The government has dismissed the possibility of revoking Article 50 - and thereby cancelling Brexit - despite a petition to do so amassing 5.85m signatures in the last week.
The 'Revoke Article 50' petition quickly surpassed the 100,000 signatories needed to be considered for debate in parliament, and is now the best-supported proposal in the history of the House of Commons’ petitions website.
MPs will debate the motion on Monday, but in in a rebuttal this morning, the Department for Exiting the EU (DExEU) said: “It remains the Government’s firm policy not to revoke Article 50. We will honour the outcome of the 2016 referendum and work to deliver an exit which benefits everyone, whether they voted to Leave or to Remain.
“Revoking Article 50, and thereby remaining in the European Union, would undermine both our democracy and the trust that millions of voters have placed in Government.”
"The Government acknowledges the considerable number of people who have signed this petition. However, close to three-quarters of the electorate took part in the 2016 referendum, trusting that the result would be respected.
Signatures surged late last week as the petition went viral, leading to the parliament.uk site crashing under the strain of so many people trying to access the site at once.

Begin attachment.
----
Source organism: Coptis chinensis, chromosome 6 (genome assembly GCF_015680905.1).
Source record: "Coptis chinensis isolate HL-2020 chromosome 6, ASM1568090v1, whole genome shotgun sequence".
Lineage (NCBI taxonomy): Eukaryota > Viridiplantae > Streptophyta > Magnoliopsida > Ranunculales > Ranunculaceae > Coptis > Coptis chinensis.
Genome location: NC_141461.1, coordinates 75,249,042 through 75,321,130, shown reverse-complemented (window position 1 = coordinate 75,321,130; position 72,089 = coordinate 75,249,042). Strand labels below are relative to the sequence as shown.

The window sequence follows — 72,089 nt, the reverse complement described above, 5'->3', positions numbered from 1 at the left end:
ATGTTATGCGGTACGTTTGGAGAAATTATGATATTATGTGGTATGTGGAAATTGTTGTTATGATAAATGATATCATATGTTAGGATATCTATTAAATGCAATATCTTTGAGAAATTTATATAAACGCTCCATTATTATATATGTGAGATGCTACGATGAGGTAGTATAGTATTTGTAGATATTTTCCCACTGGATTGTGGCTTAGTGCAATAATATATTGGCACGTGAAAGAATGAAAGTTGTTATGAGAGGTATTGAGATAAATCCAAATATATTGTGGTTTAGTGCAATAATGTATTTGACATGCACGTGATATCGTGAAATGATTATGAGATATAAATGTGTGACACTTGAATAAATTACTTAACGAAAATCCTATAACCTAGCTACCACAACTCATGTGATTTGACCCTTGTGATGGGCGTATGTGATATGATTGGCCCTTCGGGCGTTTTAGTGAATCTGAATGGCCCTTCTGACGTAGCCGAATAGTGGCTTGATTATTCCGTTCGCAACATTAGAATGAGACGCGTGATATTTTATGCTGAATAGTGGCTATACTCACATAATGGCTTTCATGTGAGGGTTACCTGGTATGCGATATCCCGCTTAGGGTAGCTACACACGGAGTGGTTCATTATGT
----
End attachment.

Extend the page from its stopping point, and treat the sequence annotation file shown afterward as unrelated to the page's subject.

Warning Remainers that “a People’s Vote may not happen”, the parliament.uk petition states: “The government repeatedly claims exiting the EU is 'the will of the people'.
“We need to put a stop to this claim by proving the strength of public support now, for remaining in the EU.
“A People's Vote may not happen - so vote now.”
The news comes after a People's Vote march on Saturday, during which hundreds of thousands of people - or 1m, according to the organisers - marched from Park Lane to Parliament Square, calling for a final vote on the Brexit deal.
MPs will be balloted this evening on a number of indicative votes in a bid to seize control over the Brexit negotiations from the government.
Several cross-party measures were proposed to Speaker John Bercow last night, including a plan for Britain to negotiate a permanent customs union with the EU.
Another - the so-called Malthouse compromise - calls for Theresa May’s withdrawal agreement, but with an alternative to the controversial Northern Irish backstop